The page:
by Caitlin Bronson | Mar 26, 2014
A DIC policy would cover for damages resulting from Saturday’s slide, as well as mudflow, earthquake and flood. However, despite a historic incidence of landslides in the Pacific Northwest, just 4,700 home and business owners in Washington state have a DIC policy in place.
“That means far less than 1% have a policy like this,” Newman said, adding that no evidence has emerged that any of the victims of the Oso landslide had a DIC policy covering their home at the time of the damage.
Newman puts that down to the extra cost—about $1,000 a year for a $300,000 home—as well as the mistaken belief that FEMA will provide disaster aid to cover the cost of the home or business. In reality, FEMA typically offers low-interest loans with payments due in addition to mortgage on a home that no longer exists.
Further complicating the problem is the fact that a majority of home and business owners—and even their agents—are unaware that DIC coverage exists.
“We would encourage agents and brokers, in light of the tragedy, to take that extra step in really encouraging a home or business owner to consider difference in conditions coverage,” Newman said. “Even if you don’t write it, at least refer them to an agent or broker who does.”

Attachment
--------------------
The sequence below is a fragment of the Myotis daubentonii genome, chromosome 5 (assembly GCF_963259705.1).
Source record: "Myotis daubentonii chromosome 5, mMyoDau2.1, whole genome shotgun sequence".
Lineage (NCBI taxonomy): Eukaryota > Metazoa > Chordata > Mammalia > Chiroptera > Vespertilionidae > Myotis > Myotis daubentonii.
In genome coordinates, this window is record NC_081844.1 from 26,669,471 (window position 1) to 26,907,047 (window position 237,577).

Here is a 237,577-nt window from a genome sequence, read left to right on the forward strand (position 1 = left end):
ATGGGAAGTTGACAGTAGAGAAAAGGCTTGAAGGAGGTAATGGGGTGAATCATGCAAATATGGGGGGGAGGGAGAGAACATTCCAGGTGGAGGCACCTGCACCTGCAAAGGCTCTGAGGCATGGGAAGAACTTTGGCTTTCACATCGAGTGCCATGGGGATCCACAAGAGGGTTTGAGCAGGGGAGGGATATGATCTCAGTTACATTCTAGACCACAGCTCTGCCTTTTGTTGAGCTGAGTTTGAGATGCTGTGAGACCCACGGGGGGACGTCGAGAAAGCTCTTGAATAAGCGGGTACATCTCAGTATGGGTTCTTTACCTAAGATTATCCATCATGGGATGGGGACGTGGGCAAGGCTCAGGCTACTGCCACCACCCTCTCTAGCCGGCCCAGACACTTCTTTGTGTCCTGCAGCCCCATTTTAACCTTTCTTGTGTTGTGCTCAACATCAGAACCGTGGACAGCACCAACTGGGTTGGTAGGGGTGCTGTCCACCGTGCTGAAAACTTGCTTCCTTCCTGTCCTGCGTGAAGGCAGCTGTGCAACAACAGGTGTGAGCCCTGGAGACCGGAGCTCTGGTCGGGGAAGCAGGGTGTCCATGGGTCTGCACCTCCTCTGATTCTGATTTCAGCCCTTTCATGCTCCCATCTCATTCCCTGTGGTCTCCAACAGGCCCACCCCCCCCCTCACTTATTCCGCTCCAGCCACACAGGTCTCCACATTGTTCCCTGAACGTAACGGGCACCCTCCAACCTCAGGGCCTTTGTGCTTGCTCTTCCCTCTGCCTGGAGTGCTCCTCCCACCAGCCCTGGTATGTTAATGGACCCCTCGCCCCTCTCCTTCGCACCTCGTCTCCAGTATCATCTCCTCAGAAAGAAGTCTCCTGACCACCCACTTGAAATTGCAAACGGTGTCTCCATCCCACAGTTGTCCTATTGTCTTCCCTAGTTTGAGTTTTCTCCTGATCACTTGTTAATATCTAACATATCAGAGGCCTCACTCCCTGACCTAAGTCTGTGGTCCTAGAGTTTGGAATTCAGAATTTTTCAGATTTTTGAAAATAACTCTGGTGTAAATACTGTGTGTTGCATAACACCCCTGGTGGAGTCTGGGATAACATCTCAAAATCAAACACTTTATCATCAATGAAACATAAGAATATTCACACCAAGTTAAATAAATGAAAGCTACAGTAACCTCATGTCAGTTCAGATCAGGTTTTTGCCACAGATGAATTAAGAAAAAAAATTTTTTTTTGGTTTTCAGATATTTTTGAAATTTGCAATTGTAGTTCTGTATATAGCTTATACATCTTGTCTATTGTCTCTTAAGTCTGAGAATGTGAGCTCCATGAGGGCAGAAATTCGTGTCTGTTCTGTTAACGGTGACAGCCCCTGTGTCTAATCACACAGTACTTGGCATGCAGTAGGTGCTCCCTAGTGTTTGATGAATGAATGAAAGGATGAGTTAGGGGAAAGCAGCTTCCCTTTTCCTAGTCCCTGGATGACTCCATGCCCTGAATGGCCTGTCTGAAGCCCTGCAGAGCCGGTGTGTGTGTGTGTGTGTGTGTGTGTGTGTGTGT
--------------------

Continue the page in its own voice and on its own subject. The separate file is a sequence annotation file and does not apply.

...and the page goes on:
The Insurance Marketplace offers a comprehensive overview of agents who sell differences in cost coverage and other surplus lines in all 50 states. Agents advising clients who own a home or business near an incline would do well to consult the database if they themselves do not work with carriers offering the coverage.
Newman said it is “far too early” to estimate damages of the landslide, but any payouts will likely come from several of the major carriers. Currently, at least 24 people are dead and 176 more are missing. That number may grow in coming weeks, Snohomish County, Wash. officials said.